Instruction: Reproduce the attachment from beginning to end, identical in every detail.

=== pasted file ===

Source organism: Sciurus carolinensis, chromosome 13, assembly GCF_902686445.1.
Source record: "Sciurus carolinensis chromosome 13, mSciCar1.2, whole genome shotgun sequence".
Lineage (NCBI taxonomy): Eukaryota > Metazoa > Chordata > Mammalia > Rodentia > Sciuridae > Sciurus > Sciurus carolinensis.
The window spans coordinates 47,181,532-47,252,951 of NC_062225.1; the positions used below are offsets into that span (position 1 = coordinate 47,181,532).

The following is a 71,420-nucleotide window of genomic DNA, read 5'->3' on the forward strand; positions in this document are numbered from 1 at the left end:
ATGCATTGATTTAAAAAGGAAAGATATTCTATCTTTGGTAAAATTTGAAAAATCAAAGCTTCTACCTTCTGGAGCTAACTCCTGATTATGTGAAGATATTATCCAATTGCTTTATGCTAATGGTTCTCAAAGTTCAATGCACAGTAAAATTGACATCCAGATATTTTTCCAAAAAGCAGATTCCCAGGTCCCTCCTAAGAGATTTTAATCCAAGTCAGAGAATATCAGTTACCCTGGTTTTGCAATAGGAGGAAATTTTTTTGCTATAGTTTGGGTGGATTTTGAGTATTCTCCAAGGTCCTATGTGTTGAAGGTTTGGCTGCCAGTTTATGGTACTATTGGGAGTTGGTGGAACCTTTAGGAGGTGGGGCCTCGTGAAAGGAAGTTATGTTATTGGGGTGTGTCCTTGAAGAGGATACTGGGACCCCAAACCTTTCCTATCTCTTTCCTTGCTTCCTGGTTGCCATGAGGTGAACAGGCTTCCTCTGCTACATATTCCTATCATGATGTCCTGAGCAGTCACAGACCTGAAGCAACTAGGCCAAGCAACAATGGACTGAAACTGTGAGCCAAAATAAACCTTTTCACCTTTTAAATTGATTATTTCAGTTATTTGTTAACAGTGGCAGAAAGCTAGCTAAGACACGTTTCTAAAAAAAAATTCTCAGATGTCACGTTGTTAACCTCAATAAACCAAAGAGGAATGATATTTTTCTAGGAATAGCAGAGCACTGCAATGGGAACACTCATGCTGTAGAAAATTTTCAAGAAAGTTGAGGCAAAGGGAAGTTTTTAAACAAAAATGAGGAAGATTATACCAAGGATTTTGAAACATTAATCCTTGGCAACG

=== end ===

Source organism: Sciurus carolinensis, chromosome 13, assembly GCF_902686445.1.
Source record: "Sciurus carolinensis chromosome 13, mSciCar1.2, whole genome shotgun sequence".
Lineage (NCBI taxonomy): Eukaryota > Metazoa > Chordata > Mammalia > Rodentia > Sciuridae > Sciurus > Sciurus carolinensis.
The window spans coordinates 47,181,532-47,252,951 of NC_062225.1; the positions used below are offsets into that span (position 1 = coordinate 47,181,532).

The following is a 71,420-nucleotide window of genomic DNA, read 5'->3' on the forward strand; positions in this document are numbered from 1 at the left end:
ATGCATTGATTTAAAAAGGAAAGATATTCTATCTTTGGTAAAATTTGAAAAATCAAAGCTTCTACCTTCTGGAGCTAACTCCTGATTATGTGAAGATATTATCCAATTGCTTTATGCTAATGGTTCTCAAAGTTCAATGCACAGTAAAATTGACATCCAGATATTTTTCCAAAAAGCAGATTCCCAGGTCCCTCCTAAGAGATTTTAATCCAAGTCAGAGAATATCAGTTACCCTGGTTTTGCAATAGGAGGAAATTTTTTTGCTATAGTTTGGGTGGATTTTGAGTATTCTCCAAGGTCCTATGTGTTGAAGGTTTGGCTGCCAGTTTATGGTACTATTGGGAGTTGGTGGAACCTTTAGGAGGTGGGGCCTCGTGAAAGGAAGTTATGTTATTGGGGTGTGTCCTTGAAGAGGATACTGGGACCCCAAACCTTTCCTATCTCTTTCCTTGCTTCCTGGTTGCCATGAGGTGAACAGGCTTCCTCTGCTACATATTCCTATCATGATGTCCTGAGCAGTCACAGACCTGAAGCAACTAGGCCAAGCAACAATGGACTGAAACTGTGAGCCAAAATAAACCTTTTCACCTTTTAAATTGATTATTTCAGTTATTTGTTAACAGTGGCAGAAAGCTAGCTAAGACACGTTTCTAAAAAAAAATTCTCAGATGTCACGTTGTTAACCTCAATAAACCAAAGAGGAATGATATTTTTCTAGGAATAGCAGAGCACTGCAATGGGAACACTCATGCTGTAGAAAATTTTCAAGAAAGTTGAGGCAAAGGGAAGTTTTTAAACAAAAATGAGGAAGATTATACCAAGGATTTTGAAACATTAATCCTTGGCAACG